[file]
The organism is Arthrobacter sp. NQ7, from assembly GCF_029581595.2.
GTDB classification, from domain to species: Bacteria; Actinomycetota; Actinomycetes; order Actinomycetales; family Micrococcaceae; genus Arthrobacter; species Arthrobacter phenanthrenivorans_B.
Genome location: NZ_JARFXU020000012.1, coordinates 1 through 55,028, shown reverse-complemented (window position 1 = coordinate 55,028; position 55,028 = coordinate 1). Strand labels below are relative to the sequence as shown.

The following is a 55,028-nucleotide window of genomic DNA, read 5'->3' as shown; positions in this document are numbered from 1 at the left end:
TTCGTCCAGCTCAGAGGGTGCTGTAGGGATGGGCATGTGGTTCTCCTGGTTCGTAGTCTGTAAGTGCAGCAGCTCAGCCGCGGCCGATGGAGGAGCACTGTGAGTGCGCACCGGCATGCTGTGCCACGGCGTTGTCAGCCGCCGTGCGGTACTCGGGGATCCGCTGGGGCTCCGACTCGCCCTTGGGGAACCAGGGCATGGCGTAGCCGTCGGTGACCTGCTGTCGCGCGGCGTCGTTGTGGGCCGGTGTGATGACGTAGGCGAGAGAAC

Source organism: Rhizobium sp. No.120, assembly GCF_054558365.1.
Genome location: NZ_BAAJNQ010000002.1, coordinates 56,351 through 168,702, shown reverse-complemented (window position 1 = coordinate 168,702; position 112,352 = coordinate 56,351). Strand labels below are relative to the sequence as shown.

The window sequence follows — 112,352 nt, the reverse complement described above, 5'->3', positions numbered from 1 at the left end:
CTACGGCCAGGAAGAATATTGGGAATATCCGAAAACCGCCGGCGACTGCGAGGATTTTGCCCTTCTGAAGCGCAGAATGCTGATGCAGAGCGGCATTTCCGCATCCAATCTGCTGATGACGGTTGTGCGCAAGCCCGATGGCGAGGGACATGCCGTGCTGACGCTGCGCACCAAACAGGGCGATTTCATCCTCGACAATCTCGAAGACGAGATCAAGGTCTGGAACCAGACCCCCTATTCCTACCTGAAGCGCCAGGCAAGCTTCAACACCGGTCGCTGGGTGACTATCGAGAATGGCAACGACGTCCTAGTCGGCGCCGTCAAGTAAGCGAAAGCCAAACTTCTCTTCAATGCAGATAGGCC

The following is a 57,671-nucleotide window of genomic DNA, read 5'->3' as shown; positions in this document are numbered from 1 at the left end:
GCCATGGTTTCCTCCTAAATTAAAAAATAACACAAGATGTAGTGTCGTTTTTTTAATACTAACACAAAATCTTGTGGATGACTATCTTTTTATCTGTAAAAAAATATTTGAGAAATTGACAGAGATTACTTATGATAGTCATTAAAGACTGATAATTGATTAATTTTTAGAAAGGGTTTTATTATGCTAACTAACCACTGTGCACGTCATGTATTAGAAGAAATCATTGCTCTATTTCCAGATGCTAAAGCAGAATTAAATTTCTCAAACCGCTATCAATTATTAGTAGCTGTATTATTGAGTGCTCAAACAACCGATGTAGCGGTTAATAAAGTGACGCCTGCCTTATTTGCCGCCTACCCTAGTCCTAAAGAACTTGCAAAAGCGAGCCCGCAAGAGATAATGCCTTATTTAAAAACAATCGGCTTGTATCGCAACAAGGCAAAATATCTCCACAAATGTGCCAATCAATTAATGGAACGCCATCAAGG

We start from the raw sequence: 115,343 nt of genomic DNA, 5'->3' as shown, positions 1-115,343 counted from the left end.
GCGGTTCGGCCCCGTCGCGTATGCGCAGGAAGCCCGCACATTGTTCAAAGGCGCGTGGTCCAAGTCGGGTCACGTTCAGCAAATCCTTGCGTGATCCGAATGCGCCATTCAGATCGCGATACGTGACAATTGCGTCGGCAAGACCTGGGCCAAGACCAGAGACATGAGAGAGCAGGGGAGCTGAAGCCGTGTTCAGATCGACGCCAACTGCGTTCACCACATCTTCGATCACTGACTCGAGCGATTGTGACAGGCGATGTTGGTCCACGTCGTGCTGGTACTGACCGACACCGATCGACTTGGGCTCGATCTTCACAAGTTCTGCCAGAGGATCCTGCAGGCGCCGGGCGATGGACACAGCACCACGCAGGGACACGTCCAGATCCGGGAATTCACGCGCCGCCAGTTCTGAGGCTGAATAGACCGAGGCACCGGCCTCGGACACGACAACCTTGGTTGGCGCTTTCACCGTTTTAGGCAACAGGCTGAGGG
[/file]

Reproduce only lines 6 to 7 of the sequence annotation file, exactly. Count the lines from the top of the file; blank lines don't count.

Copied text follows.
Source organism: Rhizobium sp. No.120, assembly GCF_054558365.1.
Genome location: NZ_BAAJNQ010000002.1, coordinates 56,351 through 168,702, shown reverse-complemented (window position 1 = coordinate 168,702; position 112,352 = coordinate 56,351). Strand labels below are relative to the sequence as shown.